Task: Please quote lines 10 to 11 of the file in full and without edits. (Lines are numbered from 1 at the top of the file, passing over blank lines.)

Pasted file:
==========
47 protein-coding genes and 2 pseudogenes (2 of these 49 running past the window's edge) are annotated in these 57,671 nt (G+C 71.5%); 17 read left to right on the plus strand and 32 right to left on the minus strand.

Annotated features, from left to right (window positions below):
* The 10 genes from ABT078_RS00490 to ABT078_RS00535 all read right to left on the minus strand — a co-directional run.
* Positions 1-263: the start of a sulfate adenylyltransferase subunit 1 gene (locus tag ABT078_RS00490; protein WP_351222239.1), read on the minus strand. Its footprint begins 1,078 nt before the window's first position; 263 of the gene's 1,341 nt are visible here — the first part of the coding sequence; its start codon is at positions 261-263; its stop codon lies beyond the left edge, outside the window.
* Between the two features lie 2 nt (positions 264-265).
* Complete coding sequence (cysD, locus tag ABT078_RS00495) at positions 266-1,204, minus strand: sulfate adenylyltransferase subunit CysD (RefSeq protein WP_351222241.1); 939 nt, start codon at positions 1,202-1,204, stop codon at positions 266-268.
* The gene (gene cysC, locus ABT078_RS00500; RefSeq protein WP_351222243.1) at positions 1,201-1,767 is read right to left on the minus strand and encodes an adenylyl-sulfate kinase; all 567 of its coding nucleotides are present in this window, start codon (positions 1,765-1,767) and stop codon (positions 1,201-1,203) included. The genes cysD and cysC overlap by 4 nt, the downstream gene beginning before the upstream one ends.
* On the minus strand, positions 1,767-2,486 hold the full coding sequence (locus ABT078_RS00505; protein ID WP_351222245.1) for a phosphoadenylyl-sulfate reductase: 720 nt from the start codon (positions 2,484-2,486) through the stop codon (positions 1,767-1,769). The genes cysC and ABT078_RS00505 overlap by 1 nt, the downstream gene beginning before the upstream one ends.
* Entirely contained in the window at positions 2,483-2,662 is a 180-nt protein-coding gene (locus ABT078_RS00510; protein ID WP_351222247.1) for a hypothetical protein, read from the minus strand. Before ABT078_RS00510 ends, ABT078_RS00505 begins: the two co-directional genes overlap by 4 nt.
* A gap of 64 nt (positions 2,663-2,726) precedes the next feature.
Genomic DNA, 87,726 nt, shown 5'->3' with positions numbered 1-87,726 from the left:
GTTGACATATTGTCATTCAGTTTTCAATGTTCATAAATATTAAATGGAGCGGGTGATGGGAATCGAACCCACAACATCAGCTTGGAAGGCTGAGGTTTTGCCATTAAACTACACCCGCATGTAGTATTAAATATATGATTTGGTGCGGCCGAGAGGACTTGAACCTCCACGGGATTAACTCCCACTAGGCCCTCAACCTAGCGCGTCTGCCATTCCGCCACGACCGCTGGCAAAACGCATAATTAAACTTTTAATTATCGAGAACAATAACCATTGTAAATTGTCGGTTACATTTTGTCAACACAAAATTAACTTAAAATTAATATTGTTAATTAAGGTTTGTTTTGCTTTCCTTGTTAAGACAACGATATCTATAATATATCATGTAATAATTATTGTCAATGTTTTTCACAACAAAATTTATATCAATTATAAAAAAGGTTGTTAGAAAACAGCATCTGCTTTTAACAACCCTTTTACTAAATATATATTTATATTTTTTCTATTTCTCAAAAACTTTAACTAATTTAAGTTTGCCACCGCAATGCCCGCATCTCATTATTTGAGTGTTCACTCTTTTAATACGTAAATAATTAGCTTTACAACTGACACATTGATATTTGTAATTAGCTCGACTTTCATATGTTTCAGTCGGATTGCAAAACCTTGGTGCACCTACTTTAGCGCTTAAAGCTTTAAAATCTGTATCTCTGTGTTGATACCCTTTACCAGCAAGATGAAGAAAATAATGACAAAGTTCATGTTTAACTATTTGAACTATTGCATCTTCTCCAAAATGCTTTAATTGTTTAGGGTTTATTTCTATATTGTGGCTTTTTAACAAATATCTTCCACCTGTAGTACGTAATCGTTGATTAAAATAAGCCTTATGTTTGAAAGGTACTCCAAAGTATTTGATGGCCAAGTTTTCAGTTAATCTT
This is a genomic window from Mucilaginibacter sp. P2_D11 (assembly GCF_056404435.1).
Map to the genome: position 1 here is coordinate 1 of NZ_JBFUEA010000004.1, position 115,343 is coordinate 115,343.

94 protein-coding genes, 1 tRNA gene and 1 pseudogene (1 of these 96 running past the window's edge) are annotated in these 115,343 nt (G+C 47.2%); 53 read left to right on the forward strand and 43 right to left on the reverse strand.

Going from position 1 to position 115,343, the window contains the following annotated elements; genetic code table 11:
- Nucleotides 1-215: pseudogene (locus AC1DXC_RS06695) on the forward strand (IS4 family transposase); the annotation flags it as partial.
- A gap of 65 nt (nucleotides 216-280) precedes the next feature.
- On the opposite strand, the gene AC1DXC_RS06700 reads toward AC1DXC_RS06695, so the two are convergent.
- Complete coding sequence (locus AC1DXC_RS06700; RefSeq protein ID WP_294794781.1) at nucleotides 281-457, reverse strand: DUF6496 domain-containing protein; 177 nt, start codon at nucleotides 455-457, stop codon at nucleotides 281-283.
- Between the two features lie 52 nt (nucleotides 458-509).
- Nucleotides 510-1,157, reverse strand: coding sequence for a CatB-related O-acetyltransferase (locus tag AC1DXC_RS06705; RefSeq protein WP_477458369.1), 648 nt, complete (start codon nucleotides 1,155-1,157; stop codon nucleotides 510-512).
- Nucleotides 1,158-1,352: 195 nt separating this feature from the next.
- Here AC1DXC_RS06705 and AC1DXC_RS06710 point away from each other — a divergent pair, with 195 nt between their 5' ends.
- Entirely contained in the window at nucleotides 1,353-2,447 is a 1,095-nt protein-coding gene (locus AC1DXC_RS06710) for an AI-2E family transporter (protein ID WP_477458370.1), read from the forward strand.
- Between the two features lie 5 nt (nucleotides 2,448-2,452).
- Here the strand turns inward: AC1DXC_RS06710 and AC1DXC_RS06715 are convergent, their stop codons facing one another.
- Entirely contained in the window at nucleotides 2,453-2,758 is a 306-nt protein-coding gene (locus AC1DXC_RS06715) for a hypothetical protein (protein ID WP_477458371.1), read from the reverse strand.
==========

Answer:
* A gap of 64 nt (positions 2,663-2,726) precedes the next feature.
Genomic DNA, 87,726 nt, shown 5'->3' with positions numbered 1-87,726 from the left: